I want to talk about two crucial pieces of information I learned last week. It’s important to discuss why these facts matter to marketers, or at least why they should.
First up is the viewership data for the first-ever virtually held NFL Draft, which took place in Commissioner Roger Goodell’s basement. Peak viewership for the draft was 19.6 million, compared to last year’s 11.4 million peak. The average viewership for the draft was 15.6 million (for the first round), which broke the previous record of 12.4 million from 2014.
Now, it’s pretty obvious why this draft was so successful in terms of viewership. With the complete absence of live sports, any semblance of sports content was going to draw big crowds, especially something related to the NFL. But seeing records shattered is still impactful and therefore worthy of analysis.
To take a bit of a 180, the other piece of information comes from Survata, and was astutely summarized by Greg Sterling in Search Engine Land. Survata recently polled just over 1,000 adults on their shopping behaviors. The data suggested that users are showing preference for established brands in a wide range of categories. Though shoppers are spending less, they are favoring more expensive brand names over generics, which seems counterintuitive. The main reason behind this is brand trust and brand messaging.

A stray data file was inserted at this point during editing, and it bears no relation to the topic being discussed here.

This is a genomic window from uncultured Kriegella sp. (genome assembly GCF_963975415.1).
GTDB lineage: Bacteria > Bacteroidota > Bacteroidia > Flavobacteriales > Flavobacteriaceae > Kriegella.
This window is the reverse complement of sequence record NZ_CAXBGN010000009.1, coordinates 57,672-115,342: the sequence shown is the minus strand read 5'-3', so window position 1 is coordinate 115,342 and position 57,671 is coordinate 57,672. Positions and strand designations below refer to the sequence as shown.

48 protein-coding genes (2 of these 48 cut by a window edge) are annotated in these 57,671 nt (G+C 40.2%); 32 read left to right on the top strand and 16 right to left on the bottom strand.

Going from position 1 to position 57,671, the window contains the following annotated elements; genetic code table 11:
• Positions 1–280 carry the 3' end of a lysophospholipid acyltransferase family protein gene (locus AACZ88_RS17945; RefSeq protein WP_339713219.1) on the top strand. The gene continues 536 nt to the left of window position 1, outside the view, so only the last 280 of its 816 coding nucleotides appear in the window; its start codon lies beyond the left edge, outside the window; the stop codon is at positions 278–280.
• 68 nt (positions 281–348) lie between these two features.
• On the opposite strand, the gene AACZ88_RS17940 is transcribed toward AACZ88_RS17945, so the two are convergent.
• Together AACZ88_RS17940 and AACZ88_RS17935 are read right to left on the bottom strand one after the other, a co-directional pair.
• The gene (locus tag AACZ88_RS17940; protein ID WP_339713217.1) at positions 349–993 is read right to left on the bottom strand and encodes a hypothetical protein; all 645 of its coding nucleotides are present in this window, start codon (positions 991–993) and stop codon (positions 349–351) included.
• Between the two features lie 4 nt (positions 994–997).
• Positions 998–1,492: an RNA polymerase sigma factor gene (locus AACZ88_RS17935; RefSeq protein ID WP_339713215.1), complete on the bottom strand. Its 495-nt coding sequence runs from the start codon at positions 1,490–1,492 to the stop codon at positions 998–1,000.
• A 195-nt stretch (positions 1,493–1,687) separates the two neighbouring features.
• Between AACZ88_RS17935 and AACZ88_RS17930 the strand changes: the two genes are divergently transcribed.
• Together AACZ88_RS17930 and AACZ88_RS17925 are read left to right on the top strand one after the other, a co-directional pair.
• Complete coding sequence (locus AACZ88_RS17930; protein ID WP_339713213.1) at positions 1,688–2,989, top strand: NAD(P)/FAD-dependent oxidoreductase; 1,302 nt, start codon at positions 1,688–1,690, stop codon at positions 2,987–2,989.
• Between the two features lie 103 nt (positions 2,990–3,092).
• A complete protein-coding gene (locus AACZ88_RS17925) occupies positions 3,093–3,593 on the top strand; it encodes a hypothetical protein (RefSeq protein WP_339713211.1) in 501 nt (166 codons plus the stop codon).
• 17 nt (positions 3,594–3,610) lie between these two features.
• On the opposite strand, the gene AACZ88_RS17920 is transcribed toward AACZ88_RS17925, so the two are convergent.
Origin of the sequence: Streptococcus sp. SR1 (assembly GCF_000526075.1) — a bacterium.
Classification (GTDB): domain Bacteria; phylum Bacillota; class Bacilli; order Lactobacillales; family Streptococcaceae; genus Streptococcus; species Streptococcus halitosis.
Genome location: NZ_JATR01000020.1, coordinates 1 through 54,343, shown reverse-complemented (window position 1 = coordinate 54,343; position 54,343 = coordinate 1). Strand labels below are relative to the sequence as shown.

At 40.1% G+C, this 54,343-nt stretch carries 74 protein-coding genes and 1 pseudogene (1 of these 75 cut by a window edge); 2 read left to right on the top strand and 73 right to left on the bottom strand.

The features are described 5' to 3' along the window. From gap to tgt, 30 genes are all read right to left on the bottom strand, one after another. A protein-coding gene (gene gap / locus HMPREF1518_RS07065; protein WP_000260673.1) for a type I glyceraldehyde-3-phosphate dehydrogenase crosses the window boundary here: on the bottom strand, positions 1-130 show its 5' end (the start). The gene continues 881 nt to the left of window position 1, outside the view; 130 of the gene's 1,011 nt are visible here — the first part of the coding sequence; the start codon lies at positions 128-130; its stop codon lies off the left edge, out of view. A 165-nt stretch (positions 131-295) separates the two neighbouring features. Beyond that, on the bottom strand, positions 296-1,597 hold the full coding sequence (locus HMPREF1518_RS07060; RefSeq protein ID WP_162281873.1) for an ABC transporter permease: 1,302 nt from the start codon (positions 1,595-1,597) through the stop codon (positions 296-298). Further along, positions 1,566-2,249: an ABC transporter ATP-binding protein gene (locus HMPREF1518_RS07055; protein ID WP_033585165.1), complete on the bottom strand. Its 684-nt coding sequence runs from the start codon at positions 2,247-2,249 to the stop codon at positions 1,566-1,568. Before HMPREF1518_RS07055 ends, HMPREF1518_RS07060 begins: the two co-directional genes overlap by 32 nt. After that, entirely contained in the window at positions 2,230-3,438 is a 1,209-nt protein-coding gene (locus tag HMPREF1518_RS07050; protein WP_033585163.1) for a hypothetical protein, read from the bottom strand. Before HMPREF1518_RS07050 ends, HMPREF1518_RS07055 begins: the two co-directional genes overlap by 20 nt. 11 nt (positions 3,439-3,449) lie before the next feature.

Poll respondents listed several messaging highlights they wanted to hear in brand interaction, including commitments to availability, the brand employees, product safety, and price control. But even with such strategic messaging, trust topped the chart as the most important factor, especially considering the increase in product research being conducted before purchase decisions.
Now that we talked about the data a little bit, let’s look at why marketers need to care about information like this. During a time of uncertainty, people are looking for stability, comfort, and normality as well as trust. These factors are clearly driving a lot of decisions, and marketers need to adapt and leverage them in order to make a strong impression on consumers.
The viewership of the NFL draft further supports the global search for normality; something to take our minds back to our hobbies before many of them were taken away. Consumers are letting their money talk by supporting brands they trust, as well as brands that show a commitment to their employees and the consumers themselves.
While brand marketing spend is on the decline, it really should be a time for brands to pounce with positive, comforting messaging and content that can ease consumer tension and create relationships that drive up lifetime values. IKEA and DoubleTree releasing recipes to their meatballs and cookies is the kind of unique, comfort-first branded content we love to see at this time, and we expect to see more and more brand investment as we reach a more stable situation worldwide.
If you ever have extra time, take a good look at the ads and content you see posted over the next few weeks, and I wouldn’t be surprised if trust and commitment-based content continue to play a role as we move into what will soon become the new normal.